The fourth chapter of The Book of Life's Curriculum is on 'The Stoics'. One of of the cornerstones of what I look for in a philosophy on life is 'the ability to deal'. I think we all choose ways to fill the gaps in our understanding. To make sense in a world we don't have capacity to make sense of. The leaps, fudges, fakings and role playing lets us pretend to be confident. The beliefs help us think we have cracked the code. That the gaps are filled by something solid. What works for me is to try and find a philosophy that basically says I and we will be ok. That we are already ok. That helps you take the next step forward, whatever happens. I still think that our control is very limited to the moment in which we find ourselves. Sometimes our control is overwhelmed by the moments which lead us there, and we miss our chance.
The Stoics lend a solid foundation to that world view. If you imagine the 'Worst Case Scenario', it is often not nearly as bad as you think it is. It is one of the problems with woe is me moaning. It is very difficult to be self reflective. We can see the humour in other's complaints. How lucky they have it from a different perspective. It is very difficult to see how lucky you have it from your own perspective. The Stoics believed in something very similar to the Yogic practice of Tapas. A form of austerity or pushing yourself out of your comfort zone. Some take it to extremes, but the way it was described to me, Tapas should never do permanent damage. The point is to strengthen. Not to break. Much like the physical yoga exercises. Pain is never a good thing. A little positive stress is. A little harder. A little stronger.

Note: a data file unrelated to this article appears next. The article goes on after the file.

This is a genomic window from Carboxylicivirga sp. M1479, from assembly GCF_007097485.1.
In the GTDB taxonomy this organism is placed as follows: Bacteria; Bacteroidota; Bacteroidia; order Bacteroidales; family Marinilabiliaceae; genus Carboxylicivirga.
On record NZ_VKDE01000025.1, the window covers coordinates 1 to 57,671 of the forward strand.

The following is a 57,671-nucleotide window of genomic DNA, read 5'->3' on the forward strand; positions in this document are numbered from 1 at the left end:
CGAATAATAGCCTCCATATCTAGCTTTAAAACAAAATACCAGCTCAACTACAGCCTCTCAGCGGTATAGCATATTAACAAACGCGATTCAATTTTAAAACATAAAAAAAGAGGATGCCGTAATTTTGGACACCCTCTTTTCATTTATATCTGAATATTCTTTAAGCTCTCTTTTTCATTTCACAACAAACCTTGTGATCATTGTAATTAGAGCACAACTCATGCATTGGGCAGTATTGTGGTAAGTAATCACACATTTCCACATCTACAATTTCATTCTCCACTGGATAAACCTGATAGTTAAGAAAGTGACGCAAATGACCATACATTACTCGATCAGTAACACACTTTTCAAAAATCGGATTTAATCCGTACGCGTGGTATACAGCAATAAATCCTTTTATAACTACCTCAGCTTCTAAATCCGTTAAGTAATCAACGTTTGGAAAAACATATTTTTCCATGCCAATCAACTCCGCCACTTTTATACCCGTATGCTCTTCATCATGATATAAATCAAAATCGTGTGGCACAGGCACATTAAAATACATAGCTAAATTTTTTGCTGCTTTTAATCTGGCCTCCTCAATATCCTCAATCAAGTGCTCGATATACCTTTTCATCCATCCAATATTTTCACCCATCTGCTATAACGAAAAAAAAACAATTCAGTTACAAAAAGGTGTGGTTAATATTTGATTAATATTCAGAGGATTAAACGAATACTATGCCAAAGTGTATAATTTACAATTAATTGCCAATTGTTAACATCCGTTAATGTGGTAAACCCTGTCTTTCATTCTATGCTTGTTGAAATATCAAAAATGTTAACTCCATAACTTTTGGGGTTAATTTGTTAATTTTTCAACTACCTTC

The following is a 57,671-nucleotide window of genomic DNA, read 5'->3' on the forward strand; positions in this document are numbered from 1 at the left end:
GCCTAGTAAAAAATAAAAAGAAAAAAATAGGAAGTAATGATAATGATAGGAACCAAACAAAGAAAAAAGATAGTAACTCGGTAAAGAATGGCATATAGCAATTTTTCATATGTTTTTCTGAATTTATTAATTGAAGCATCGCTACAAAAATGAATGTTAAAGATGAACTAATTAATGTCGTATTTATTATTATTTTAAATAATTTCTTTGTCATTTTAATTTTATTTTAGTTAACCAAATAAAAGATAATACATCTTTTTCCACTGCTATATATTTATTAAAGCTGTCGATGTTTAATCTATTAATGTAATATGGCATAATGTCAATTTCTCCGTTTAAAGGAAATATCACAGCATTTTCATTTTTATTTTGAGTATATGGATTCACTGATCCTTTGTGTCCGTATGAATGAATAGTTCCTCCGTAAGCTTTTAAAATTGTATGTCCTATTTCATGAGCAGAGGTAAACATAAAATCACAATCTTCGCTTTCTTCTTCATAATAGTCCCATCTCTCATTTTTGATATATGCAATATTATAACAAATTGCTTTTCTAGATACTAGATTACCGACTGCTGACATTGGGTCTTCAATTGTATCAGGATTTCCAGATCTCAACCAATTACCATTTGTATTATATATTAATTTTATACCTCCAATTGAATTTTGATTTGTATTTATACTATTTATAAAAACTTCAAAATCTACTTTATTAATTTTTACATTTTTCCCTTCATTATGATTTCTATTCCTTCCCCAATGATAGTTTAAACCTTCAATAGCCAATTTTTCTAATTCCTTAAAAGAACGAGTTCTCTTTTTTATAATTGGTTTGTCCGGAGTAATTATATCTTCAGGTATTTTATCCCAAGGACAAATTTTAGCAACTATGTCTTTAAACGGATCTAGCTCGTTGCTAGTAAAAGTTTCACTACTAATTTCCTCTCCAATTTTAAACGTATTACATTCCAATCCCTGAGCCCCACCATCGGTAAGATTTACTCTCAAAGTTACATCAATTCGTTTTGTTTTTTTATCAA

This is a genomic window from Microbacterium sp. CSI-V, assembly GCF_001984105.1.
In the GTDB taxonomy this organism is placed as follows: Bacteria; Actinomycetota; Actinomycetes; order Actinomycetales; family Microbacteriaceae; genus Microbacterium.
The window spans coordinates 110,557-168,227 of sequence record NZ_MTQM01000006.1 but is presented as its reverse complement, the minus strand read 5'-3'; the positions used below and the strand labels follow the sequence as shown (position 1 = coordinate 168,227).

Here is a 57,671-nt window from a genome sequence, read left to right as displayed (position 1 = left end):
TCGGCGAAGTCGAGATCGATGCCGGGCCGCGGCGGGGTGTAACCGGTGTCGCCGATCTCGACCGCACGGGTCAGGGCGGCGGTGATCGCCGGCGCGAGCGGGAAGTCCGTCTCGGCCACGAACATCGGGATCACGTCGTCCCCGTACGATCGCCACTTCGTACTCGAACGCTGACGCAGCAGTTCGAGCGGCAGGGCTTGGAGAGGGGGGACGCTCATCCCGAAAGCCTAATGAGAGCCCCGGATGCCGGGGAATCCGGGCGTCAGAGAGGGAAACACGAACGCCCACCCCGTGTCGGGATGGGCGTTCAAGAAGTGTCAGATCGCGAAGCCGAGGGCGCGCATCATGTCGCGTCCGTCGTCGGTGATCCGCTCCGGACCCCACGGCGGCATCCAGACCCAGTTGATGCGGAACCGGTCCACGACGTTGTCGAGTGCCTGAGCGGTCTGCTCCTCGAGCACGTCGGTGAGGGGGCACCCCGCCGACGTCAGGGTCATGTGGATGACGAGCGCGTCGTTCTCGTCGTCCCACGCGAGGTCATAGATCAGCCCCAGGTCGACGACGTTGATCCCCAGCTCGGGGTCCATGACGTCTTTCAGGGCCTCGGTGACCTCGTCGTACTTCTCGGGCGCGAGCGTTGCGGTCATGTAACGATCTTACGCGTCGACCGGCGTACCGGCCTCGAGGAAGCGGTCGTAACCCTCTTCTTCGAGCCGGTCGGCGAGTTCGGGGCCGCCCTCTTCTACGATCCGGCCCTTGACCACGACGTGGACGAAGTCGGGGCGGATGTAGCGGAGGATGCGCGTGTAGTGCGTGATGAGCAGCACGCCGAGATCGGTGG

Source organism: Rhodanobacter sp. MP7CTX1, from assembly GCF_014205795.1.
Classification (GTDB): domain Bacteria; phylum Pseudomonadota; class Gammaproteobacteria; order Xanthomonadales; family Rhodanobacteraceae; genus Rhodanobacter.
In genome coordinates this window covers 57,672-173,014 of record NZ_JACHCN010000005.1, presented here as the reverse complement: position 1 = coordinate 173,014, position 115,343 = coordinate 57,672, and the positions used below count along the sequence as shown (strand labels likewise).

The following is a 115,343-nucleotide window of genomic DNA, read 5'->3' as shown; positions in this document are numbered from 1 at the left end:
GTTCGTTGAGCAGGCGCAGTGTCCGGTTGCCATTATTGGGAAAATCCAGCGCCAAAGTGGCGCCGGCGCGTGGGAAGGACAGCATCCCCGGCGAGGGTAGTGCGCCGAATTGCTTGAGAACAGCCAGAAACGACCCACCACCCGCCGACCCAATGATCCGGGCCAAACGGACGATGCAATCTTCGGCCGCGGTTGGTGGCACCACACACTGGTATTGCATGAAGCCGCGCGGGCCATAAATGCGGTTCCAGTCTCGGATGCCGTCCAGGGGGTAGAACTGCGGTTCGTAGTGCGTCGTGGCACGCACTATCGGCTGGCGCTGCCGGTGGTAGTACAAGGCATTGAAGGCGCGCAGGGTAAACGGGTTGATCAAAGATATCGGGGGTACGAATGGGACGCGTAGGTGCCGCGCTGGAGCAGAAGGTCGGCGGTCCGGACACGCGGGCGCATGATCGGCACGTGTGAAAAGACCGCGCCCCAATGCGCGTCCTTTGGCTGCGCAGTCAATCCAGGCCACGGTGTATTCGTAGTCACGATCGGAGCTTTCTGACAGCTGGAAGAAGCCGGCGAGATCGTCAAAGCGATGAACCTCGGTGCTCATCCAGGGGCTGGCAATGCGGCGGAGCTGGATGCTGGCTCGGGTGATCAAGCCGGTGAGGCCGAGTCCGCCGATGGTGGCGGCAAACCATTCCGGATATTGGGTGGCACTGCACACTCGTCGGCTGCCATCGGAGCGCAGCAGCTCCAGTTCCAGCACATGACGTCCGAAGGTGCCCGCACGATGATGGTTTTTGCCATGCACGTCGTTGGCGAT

We think in contrasts. If you are always fine dining or sleeping in an awesome bed, it won't feel fine or awesome. Michelin Star dining may have the same impact on you as Jungle Oats porridge. A First Class flight may be as forgetful as a daily commute on the London Underground. The Stoics suggested sleeping on the floor for a week a year, eating nothing but stale bread and water. I haven't done anything that extreme. My bed felt amazing after spending a week in a hostel though! Something as simple as making a cup of tea becomes a treasure.
One issue with Tapas I have is you can't claim that it helps you experience what it must be like for the people for whom that is not Tapas. The last World Bank estimate in 2012 suggests around 900 million people live at or below $1.90/day. I want to find out more about what that means practically. I can't wrap my head around the possibility. Particularly, what it must feel like if that isn't some philosophical exercise you are doing. If that is reality. Marcus Aurelius, one of the most famous stoics, said these exercise help you realise how little material stuff is needed to live a happy life. And that is the irony, even within the most extremely impoverished situations, there are bursts of energy, strength and resilience that inspire profound admiration.
I found this book on Kindle... still to read